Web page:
Eastern Barred Bandicoot

Minister for Energy, Environment and Climate Change Lily D’Ambrosio announced the species status had changed and, while still endangered, the Eastern Barred Bandicoot has a much brighter future.

The change in status for the nocturnal species – decimated by foxes and cats and habitat destruction − is the result of dedication and hard work by both volunteers and government agencies.

Once common across the grassy plains in south-west Victoria, Eastern Barred Bandicoot populations were eventually confined to the last wild population surviving near Hamilton. In 1989, only around 150 remained.

An Eastern Barred Bandicoot recovery team was formed in 1988 to coordinate efforts to rescue the species from extinction.

The team has established populations at four feral predator-free fenced reintroduction sites at Woodlands Historic Park, Hamilton Community Parklands, Mt Rothwell and Tiverton, and two sites protected by Zoos Victoria’s Guardian Dogs at Skipton and Dunkeld.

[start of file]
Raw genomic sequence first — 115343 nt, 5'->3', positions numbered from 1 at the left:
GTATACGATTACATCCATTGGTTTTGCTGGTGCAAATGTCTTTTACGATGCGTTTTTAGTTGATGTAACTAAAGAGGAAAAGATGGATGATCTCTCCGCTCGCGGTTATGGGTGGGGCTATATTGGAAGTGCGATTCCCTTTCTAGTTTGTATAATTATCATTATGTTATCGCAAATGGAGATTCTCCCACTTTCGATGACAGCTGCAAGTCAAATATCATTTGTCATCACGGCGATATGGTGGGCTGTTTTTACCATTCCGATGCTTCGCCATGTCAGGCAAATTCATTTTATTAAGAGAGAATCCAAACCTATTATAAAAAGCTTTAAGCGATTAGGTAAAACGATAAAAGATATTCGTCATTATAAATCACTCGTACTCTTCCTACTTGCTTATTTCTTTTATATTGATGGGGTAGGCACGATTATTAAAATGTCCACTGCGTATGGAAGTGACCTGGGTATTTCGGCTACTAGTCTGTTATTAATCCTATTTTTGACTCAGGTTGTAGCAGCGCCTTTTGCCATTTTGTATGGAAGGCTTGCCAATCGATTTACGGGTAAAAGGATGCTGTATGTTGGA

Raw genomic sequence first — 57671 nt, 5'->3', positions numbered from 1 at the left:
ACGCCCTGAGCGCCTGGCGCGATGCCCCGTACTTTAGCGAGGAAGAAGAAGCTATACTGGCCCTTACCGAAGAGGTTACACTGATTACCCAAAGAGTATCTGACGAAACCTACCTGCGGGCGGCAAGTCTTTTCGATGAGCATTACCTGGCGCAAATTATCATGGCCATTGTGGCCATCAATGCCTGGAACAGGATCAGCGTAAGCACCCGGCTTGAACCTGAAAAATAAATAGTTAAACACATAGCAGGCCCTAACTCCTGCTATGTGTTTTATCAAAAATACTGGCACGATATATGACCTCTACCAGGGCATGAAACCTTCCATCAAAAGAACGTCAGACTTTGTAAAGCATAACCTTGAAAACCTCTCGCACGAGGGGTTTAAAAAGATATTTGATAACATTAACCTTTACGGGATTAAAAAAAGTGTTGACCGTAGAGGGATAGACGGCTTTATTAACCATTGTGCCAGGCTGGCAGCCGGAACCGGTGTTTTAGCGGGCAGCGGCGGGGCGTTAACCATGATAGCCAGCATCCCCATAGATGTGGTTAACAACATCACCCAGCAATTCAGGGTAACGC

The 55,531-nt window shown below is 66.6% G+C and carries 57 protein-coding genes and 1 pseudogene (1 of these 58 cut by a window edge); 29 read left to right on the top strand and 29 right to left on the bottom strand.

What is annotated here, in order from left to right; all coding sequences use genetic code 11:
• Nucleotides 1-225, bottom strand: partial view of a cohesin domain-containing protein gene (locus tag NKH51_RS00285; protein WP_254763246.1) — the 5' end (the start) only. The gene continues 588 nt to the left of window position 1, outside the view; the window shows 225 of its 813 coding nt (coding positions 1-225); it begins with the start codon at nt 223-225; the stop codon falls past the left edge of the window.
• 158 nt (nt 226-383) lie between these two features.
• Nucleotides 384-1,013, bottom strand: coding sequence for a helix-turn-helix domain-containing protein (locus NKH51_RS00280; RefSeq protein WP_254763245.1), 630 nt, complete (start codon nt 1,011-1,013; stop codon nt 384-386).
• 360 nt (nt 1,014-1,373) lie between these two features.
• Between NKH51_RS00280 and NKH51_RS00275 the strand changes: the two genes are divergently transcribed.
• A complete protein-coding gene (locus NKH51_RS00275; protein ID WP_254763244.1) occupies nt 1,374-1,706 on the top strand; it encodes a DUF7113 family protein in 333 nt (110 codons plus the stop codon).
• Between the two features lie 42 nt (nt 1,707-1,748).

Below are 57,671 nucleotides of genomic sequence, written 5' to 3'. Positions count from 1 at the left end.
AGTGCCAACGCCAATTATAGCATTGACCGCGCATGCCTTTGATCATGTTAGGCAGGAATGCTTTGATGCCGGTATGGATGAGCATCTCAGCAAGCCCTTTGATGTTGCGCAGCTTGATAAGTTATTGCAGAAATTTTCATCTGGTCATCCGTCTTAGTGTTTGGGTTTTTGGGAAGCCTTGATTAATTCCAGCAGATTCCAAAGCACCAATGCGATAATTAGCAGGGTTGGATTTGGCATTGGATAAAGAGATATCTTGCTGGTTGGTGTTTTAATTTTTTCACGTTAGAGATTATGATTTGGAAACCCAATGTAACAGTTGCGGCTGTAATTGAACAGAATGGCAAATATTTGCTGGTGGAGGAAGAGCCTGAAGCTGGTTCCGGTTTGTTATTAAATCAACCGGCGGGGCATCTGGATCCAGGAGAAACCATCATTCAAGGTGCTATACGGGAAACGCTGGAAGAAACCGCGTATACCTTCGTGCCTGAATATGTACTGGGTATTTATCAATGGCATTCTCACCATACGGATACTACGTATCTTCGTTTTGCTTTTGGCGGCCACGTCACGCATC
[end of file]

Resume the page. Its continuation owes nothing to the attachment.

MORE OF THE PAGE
Bandicoots from captive breeding programs and fenced reserves have also been successfully translocated to secure, fox-free habitats on Phillip, Churchill and French Islands, where significant populations are now thriving. These combined sites are now home to about 1500 Eastern Barred Bandicoots, prompting the reclassification.

To help the species further, some of the captive-bred population has been inter-bred with their nearest relative, the Tasmanian Eastern Barred Bandicoot, to help improve the population’s genetic fitness and increase the species’ resilience to climate change.

The changed status enables Zoos Victoria to end its 30-year captive breeding program, which has produced close to 1,200 animals.

The Victorian Government supported the recovery with more than $5.5 million, with funding also coming from the Commonwealth Government, Conservation Volunteers Australia, Tiverton Property Partnering.

“We are excited to announce the change in conservation status for the Eastern Barred Bandicoot from extinct in the wild to endangered – it is an incredible first for Australia,” Ms D’Ambrosio said.

“This success is due to the efforts of every member of the recovery team. Community volunteers have played a big role at many of the reintroduction sites, helping check fences, count bandicoots and remove weeds and pests.”

“It is wonderful to see so many agencies and organisations working together to achieve this fantastic outcome for the Eastern Barred Bandicoot.”

Page last updated: 06/10/21